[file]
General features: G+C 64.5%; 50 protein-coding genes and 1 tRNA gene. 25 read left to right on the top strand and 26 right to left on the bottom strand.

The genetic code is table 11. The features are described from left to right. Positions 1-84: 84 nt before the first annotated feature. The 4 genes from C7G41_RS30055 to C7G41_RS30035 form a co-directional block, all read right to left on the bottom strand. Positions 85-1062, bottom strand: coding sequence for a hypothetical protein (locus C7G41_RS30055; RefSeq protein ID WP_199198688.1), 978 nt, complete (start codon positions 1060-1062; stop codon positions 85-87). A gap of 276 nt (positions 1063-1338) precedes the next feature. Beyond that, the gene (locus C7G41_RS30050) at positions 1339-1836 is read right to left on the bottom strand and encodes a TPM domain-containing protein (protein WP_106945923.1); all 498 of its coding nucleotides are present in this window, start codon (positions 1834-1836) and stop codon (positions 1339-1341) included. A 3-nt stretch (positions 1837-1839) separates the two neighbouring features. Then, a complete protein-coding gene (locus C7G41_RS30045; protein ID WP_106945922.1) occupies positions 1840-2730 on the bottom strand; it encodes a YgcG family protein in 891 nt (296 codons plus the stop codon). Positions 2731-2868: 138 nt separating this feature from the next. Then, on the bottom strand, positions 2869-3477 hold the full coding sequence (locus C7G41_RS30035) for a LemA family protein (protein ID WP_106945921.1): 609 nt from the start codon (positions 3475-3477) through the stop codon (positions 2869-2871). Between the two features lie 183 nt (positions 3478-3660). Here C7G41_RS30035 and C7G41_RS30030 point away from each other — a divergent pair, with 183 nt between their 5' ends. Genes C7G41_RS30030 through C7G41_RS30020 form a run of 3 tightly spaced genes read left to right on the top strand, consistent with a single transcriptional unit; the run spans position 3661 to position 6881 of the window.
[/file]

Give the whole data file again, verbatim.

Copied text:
General features: G+C 64.5%; 50 protein-coding genes and 1 tRNA gene. 25 read left to right on the top strand and 26 right to left on the bottom strand.

The genetic code is table 11. The features are described from left to right. Positions 1-84: 84 nt before the first annotated feature. The 4 genes from C7G41_RS30055 to C7G41_RS30035 form a co-directional block, all read right to left on the bottom strand. Positions 85-1062, bottom strand: coding sequence for a hypothetical protein (locus C7G41_RS30055; RefSeq protein ID WP_199198688.1), 978 nt, complete (start codon positions 1060-1062; stop codon positions 85-87). A gap of 276 nt (positions 1063-1338) precedes the next feature. Beyond that, the gene (locus C7G41_RS30050) at positions 1339-1836 is read right to left on the bottom strand and encodes a TPM domain-containing protein (protein WP_106945923.1); all 498 of its coding nucleotides are present in this window, start codon (positions 1834-1836) and stop codon (positions 1339-1341) included. A 3-nt stretch (positions 1837-1839) separates the two neighbouring features. Then, a complete protein-coding gene (locus C7G41_RS30045; protein ID WP_106945922.1) occupies positions 1840-2730 on the bottom strand; it encodes a YgcG family protein in 891 nt (296 codons plus the stop codon). Positions 2731-2868: 138 nt separating this feature from the next. Then, on the bottom strand, positions 2869-3477 hold the full coding sequence (locus C7G41_RS30035) for a LemA family protein (protein ID WP_106945921.1): 609 nt from the start codon (positions 3475-3477) through the stop codon (positions 2869-2871). Between the two features lie 183 nt (positions 3478-3660). Here C7G41_RS30035 and C7G41_RS30030 point away from each other — a divergent pair, with 183 nt between their 5' ends. Genes C7G41_RS30030 through C7G41_RS30020 form a run of 3 tightly spaced genes read left to right on the top strand, consistent with a single transcriptional unit; the run spans position 3661 to position 6881 of the window.